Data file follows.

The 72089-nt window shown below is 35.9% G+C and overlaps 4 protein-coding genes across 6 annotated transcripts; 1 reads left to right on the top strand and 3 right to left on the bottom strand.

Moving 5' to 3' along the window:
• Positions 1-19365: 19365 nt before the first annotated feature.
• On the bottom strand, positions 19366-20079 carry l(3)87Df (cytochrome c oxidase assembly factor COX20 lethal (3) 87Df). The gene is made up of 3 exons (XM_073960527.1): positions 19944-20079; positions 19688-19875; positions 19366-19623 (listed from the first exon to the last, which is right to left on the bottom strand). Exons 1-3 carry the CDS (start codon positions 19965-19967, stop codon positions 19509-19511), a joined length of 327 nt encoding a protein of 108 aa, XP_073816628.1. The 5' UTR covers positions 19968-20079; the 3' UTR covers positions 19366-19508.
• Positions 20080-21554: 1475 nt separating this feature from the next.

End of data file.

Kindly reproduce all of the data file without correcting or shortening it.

The 72089-nt window shown below is 35.9% G+C and overlaps 4 protein-coding genes across 6 annotated transcripts; 1 reads left to right on the top strand and 3 right to left on the bottom strand.

Moving 5' to 3' along the window:
• Positions 1-19365: 19365 nt before the first annotated feature.
• On the bottom strand, positions 19366-20079 carry l(3)87Df (cytochrome c oxidase assembly factor COX20 lethal (3) 87Df). The gene is made up of 3 exons (XM_073960527.1): positions 19944-20079; positions 19688-19875; positions 19366-19623 (listed from the first exon to the last, which is right to left on the bottom strand). Exons 1-3 carry the CDS (start codon positions 19965-19967, stop codon positions 19509-19511), a joined length of 327 nt encoding a protein of 108 aa, XP_073816628.1. The 5' UTR covers positions 19968-20079; the 3' UTR covers positions 19366-19508.
• Positions 20080-21554: 1475 nt separating this feature from the next.